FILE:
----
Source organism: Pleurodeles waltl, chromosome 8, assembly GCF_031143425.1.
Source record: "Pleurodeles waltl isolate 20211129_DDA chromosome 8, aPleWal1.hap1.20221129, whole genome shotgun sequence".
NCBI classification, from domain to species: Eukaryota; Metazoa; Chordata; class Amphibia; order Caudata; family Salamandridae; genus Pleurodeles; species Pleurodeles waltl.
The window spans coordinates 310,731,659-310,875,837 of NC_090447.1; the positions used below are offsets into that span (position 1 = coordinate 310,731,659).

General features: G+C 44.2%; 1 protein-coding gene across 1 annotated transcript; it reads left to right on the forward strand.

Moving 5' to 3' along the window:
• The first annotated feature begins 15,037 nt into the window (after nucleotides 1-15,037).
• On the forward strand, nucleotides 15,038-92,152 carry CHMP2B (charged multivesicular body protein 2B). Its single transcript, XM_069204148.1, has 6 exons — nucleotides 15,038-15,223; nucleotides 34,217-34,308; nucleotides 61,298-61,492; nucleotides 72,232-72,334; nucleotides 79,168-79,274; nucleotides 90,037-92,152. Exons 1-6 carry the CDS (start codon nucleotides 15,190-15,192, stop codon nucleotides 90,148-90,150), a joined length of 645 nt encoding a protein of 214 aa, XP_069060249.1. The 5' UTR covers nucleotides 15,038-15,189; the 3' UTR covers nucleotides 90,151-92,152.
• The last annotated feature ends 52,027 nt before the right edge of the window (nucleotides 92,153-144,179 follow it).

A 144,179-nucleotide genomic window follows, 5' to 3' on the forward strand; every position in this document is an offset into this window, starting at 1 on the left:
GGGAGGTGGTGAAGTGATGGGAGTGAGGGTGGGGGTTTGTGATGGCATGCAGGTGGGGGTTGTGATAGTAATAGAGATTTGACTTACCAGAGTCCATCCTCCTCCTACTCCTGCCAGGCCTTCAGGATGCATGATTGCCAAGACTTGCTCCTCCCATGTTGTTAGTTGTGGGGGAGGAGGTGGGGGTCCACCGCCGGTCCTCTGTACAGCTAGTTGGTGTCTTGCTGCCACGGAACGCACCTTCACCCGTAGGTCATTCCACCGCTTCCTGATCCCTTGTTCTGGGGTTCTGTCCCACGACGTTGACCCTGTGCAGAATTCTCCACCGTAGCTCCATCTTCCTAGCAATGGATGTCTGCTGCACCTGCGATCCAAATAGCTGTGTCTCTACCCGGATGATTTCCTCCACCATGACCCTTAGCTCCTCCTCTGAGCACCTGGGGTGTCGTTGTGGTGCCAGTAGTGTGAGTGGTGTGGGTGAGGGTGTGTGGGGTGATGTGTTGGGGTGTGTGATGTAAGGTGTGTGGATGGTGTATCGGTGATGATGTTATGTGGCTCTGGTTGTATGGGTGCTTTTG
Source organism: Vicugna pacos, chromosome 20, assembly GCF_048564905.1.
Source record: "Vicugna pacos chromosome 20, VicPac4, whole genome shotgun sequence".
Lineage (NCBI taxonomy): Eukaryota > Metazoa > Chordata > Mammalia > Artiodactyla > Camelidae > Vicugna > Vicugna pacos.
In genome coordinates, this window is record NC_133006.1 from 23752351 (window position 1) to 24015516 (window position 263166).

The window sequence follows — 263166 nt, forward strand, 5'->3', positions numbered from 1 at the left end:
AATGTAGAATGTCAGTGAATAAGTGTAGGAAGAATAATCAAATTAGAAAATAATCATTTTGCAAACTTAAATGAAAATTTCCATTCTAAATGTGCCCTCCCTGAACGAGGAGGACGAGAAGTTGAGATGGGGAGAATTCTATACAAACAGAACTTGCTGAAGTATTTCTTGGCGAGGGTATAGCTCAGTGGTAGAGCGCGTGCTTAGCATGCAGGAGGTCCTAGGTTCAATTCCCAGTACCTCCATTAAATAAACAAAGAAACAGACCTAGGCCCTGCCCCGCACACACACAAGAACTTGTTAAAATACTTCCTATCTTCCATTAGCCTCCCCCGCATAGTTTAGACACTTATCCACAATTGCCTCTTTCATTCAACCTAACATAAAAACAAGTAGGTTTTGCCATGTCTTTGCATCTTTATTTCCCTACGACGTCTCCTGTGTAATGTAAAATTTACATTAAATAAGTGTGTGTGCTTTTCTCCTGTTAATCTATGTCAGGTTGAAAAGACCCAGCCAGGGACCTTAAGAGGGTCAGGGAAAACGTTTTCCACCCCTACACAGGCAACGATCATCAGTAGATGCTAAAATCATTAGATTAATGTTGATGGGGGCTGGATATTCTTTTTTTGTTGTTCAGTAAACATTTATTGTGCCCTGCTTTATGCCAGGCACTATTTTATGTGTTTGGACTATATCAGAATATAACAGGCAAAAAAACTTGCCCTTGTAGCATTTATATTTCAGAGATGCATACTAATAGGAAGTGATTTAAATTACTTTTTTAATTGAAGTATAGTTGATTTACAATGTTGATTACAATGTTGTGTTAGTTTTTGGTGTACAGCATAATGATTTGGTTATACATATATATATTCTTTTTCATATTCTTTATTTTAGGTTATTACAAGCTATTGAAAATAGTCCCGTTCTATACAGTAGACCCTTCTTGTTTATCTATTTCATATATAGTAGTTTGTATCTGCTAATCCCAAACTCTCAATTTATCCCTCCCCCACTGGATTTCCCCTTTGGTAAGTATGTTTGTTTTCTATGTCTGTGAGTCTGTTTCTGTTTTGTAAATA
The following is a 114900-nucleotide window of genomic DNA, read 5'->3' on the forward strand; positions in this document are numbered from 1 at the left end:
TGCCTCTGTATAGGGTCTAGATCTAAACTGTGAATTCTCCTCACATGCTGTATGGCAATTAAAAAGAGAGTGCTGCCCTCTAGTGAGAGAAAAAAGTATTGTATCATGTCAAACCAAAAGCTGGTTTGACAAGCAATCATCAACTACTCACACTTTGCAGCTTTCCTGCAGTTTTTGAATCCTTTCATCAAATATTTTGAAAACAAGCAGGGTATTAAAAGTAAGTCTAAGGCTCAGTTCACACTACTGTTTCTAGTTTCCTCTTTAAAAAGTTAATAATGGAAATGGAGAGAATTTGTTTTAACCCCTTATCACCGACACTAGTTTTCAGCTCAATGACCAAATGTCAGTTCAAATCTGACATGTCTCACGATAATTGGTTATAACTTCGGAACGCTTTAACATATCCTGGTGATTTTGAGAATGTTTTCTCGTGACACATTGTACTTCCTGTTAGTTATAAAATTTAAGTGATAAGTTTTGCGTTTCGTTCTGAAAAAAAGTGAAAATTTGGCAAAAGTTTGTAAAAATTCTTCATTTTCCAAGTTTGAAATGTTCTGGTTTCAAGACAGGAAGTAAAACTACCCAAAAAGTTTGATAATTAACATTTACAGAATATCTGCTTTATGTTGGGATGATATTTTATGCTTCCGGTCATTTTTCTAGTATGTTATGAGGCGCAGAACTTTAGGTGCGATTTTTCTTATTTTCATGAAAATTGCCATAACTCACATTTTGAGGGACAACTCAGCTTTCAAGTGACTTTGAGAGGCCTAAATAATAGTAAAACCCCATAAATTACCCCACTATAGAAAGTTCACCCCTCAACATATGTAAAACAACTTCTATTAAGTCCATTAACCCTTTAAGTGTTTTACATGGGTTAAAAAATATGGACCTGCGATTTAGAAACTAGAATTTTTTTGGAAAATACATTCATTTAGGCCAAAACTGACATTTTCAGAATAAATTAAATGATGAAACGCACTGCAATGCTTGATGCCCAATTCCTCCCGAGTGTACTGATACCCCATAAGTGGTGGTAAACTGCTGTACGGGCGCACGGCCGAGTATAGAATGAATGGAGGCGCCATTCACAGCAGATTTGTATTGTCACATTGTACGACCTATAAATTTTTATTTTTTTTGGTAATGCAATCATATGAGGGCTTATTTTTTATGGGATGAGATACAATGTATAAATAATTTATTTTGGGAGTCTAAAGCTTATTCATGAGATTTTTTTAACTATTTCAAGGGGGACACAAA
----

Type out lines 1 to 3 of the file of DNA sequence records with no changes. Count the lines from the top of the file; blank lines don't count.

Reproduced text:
Source organism: Pleurodeles waltl, chromosome 8, assembly GCF_031143425.1.
Source record: "Pleurodeles waltl isolate 20211129_DDA chromosome 8, aPleWal1.hap1.20221129, whole genome shotgun sequence".
NCBI classification, from domain to species: Eukaryota; Metazoa; Chordata; class Amphibia; order Caudata; family Salamandridae; genus Pleurodeles; species Pleurodeles waltl.